Value Stream Mapping Understand Measures of Cycle Time to Maximize Capacity Improvements

Value Stream Mapping, Takt timeValue Stream Mapping requires measures of each process step cycle time. It is a key measure as it is an indicator of the process step bottleneck. The identification of the process bottleneck will determine the capacity of the complete and concerned value stream.

To be clear, Cycle Time is not Lead Time. Unfortunately, they are used interchangeably causing confusion and poor decisions, even within a focused Value Stream Mapping session. Here are the definitions of Cycle Time and Lead Time:

  1. Cycle Time is the length of time, on average, that it takes to complete a step or set of steps within an operation (process step). Summing these individual process step cycle times provides the total value add time.
  2. Lead Time is the average length of time it will take a new set of inputs to move all the way through the process. It is the total time a unit stays within the complete process.

Most cycle time is measured as a time per part (or service task) but does not include the process losses incurred to transform the materials or service task. However, these losses use up valuable scheduled operational time, significantly reducing capacity.

It is important the Current State map states two cycle times, one without losses which is called Potential Cycle Time and one with losses which is called Actual Cycle Time.

The Potential Cycle Time can be defined as the time between the completion of one part until the completion of the next part for multiple parts without interruption (no losses).

The Actual Cycle Time can be defined as the actual operating time divided by the number of good parts produced, includes losses.

The Potential Cycle Time is measured with a stop watch, recording the time it takes for each output. Ideally there should be 30 measures taken without interruption and then averaged. If it is the output of a machine the Practitioner conducting the measures must review the maintenance condition of the machine and ensure the machine has not had the speed altered, prior to taking the measures.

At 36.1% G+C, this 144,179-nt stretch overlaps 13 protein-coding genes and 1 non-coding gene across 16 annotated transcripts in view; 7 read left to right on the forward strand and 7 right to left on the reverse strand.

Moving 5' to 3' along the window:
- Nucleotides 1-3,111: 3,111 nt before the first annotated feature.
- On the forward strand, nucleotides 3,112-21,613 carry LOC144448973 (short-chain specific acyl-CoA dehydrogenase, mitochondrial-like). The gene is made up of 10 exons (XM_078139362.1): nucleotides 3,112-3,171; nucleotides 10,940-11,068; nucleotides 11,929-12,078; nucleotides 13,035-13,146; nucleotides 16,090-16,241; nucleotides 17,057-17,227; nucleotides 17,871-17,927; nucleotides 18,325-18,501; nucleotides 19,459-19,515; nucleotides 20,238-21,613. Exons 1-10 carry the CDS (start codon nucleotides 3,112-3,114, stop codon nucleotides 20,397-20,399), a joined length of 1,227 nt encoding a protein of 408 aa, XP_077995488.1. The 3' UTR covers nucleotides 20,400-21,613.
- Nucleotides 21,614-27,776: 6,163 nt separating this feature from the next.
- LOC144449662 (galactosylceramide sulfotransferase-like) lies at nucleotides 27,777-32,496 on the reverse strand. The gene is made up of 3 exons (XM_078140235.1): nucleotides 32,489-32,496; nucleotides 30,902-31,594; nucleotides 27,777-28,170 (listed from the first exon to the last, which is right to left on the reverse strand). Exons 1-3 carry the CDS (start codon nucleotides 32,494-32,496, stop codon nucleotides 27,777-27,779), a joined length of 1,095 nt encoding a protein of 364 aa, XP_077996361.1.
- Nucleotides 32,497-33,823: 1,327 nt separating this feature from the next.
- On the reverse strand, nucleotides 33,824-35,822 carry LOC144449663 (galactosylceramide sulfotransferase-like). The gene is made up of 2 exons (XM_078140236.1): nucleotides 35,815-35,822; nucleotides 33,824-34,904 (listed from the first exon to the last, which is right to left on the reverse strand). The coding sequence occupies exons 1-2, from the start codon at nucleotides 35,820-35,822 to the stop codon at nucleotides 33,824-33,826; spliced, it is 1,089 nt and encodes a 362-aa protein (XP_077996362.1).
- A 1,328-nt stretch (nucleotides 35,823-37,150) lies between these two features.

The Actual Cycle Time is measured by taking the actual work time over at least 2 days and divided by the number of good parts produced within those two days.

Let's take a case study. A district organization was struggling with an objective of improving capacity by 10% for a key customer. They presented to me Chart 1, measured (potential) cycle times for a value stream they were analyzing and concerned with. They had already provided improvements for the cycle time of Step 2 (identified as the bottleneck) to 95% of the Takt Time. Cycle Time now at 1.16 minutes and prior to improvements the cycle time was 1.32 minutes. Converting Cycle Time to Throughput this equaled a 13.2% increase in capacity. However, the value stream output was not realizing this increase in capacity. What have they missed? What is this presented data not providing?

Chart 1
Cycle times, Process analysis

These are two great questions to ask because the process analysis has obviously not provided needed data. My questions back to the team was related to how they obtained the measures presented on Chart 1. Their description of the cycle time measuring process was correct for Potential Cycle Time. What about Actual Cycle Time?

Chart 2

The missing information was a measure of the Actual Cycle Time, the actual operating time divided by the number of good parts produced, includes losses. The next step then was to collect this data and plot along with the Potential Cycle Time and Takt Time. Chart 2 depicts this added data.

With Actual Cycle Time added to Chart 1, they could now see Step 7 is the capacity bottleneck. Because the Value Stream Mapping Team did not originally provide the Actual Cycle Time they did not include improvement efforts for Step 7. It is not the bottleneck by some definitions but because of the losses being incurred, Step 7 was mitigating the throughput of previous processes.

The Team now understands where they must focus their improvement efforts and resources.

We have provided a free Excel workbook for you to use to establish project information and required process data in creating the Current State. There are two worksheets 1) VSM Charter 2) Process Data. Once completed the Lean Teams USA Chart is provided.

 Instruction – Just below, enter name and email, then click Present Download Link, and the link to the free VSM Process Analysis document appears. Please complete, send it back to us, and we can get to work with and support your team in target achievement. We provide Value Stream Mapping Training

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